Eat Your Veggies: Study Says Vegetarians Are Less Likely To Get Cancer
Those who eschew steak in favor of tofu, your time has come: New research shows a connection between a lowered risk for some cancers and a vegetarian diet.
Results taken from a 7-year-long study of more than 77,600 Seventh-day Adventists found the 52 percent identifying as vegetarian were at less of a risk for developing colorectal cancer than their omnivorous fellows.
In fact, they were 22 percent less likely to be diagnosed with colorectal cancer than anyone else in the study, regardless of habits like smoking or family history.
And for those of you who crave tuna, there's good news. The findings indicate pescetarians were the least likely to be diagnosed, with 43 percent less of a risk than meat-eaters.
Dr. Michael Orlich, the study's lead researcher, theorizes seafood-eaters receive the extra boost from regularly consuming high levels of the healthy omega-3 fatty acids found in fish.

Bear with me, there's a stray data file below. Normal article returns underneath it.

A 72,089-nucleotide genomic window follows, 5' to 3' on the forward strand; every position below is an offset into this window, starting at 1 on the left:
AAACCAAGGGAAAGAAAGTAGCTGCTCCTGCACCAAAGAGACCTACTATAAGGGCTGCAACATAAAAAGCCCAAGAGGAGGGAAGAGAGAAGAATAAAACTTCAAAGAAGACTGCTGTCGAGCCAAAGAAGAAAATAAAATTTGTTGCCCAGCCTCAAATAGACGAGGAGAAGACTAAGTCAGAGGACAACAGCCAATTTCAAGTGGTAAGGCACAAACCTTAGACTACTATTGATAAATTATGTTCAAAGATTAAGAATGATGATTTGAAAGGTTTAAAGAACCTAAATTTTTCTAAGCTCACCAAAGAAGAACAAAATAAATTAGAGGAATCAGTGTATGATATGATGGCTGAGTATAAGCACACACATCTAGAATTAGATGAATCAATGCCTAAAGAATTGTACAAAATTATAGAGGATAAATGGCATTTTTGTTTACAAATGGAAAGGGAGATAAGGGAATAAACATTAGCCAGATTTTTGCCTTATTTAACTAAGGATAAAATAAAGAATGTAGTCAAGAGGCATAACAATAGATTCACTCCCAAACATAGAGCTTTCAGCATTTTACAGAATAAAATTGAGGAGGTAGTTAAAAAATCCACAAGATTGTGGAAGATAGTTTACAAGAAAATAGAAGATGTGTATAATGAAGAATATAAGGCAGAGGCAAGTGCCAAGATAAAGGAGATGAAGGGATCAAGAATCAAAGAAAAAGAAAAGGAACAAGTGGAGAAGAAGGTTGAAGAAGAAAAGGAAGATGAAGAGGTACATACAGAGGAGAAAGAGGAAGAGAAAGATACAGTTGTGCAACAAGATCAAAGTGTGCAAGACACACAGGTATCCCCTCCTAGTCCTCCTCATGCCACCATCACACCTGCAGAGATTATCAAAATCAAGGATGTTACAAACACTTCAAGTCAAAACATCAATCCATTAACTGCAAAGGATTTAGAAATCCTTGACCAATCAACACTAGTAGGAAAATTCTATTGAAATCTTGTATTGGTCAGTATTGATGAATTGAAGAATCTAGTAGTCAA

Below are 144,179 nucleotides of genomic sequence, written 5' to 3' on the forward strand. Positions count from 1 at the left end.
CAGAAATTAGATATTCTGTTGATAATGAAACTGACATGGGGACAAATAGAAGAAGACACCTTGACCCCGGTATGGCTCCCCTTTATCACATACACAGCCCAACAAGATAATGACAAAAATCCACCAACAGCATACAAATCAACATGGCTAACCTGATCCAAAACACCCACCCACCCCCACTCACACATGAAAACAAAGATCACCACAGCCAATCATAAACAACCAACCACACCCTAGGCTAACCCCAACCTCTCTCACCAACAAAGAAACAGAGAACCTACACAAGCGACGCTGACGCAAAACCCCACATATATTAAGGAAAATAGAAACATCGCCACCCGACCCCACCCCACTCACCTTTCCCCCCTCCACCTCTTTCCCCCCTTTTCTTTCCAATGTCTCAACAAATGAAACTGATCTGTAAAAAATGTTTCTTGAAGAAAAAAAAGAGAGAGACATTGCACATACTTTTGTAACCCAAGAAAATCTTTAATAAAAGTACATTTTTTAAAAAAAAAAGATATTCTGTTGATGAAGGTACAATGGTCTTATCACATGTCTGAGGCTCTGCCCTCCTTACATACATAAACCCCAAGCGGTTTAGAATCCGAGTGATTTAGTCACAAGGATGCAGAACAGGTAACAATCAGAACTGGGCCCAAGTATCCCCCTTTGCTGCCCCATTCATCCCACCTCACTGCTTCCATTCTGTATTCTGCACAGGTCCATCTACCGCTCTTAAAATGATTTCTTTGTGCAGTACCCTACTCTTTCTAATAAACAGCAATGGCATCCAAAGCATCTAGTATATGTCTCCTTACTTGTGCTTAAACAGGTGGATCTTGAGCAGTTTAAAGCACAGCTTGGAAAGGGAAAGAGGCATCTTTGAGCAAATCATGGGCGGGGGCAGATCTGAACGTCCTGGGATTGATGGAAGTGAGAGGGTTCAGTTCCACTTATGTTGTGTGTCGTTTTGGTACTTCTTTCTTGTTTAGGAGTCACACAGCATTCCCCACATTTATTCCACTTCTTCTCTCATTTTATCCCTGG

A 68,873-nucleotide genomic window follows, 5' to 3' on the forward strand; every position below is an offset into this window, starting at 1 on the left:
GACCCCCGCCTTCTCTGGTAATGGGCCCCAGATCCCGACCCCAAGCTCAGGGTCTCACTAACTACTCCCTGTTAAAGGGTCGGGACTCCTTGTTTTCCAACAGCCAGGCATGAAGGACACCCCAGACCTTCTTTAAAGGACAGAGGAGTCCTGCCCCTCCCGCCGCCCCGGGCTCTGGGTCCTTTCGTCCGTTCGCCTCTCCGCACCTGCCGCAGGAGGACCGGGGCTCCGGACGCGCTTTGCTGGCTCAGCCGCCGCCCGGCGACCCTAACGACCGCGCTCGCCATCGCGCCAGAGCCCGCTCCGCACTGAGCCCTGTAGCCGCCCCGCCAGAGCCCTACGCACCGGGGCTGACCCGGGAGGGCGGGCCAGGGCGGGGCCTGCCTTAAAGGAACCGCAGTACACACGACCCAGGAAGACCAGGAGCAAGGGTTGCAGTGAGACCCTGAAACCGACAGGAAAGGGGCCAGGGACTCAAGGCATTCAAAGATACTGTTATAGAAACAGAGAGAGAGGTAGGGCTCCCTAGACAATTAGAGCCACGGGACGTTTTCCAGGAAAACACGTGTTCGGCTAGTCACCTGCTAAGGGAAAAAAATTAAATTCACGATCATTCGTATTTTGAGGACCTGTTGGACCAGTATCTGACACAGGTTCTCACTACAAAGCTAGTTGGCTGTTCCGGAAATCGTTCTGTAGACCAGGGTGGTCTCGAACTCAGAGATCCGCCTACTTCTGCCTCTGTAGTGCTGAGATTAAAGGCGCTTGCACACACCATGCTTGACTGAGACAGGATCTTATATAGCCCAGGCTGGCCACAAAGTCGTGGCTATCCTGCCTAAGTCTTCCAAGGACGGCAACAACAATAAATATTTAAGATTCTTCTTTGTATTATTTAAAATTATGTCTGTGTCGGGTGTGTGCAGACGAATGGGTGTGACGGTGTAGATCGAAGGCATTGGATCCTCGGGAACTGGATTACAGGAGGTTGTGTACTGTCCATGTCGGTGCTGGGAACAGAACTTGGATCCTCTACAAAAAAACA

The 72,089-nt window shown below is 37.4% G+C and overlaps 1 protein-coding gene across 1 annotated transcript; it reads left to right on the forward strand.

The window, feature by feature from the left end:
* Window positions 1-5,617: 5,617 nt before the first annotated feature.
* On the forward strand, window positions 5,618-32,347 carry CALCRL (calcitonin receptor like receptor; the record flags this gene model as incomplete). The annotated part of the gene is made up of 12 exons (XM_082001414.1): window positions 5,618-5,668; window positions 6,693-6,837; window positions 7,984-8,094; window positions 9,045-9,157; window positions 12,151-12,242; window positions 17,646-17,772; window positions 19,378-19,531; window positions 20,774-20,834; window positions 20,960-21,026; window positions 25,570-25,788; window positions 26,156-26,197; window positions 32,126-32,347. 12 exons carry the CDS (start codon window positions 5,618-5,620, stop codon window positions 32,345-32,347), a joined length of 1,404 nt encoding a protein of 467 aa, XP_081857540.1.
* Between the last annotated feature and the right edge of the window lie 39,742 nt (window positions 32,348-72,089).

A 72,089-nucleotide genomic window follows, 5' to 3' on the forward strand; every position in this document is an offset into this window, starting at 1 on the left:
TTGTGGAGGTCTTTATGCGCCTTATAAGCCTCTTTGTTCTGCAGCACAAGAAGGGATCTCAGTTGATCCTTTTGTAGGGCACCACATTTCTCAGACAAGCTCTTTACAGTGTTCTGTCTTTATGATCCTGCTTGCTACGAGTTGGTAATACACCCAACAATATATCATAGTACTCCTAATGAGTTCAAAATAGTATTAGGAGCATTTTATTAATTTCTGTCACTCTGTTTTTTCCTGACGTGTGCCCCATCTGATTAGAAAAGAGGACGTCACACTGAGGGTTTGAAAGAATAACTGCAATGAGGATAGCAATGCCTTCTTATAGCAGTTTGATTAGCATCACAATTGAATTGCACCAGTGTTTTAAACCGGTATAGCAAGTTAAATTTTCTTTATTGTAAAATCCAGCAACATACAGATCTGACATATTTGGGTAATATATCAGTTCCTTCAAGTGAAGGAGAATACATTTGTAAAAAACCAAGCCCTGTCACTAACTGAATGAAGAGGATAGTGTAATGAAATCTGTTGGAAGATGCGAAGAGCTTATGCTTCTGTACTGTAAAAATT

The research team specifically picked a large sample group of Seventh-day Adventists because they've been previously shown to maintain better health than their peers of other religions, according to The Wall Street Journal.
Although researchers aren't certain why vegetarians were so much less likely to be diagnosed with cancer, they hypothesize it may have to do with the larger-than-average amount of greens taken in during meatless meals.
Orlich told The Wall Street Journal,
Diets high in fiber are linked with decreased [cancer] risk, and fiber comes from whole plant foods, so this could be a major reason why the risk is much lower.
Now that Orlich's initial research has been published, he hopes to keep digging into the world of meat-free meals.
A longer study, examining more types of vegetarians and their health, is on the horizon.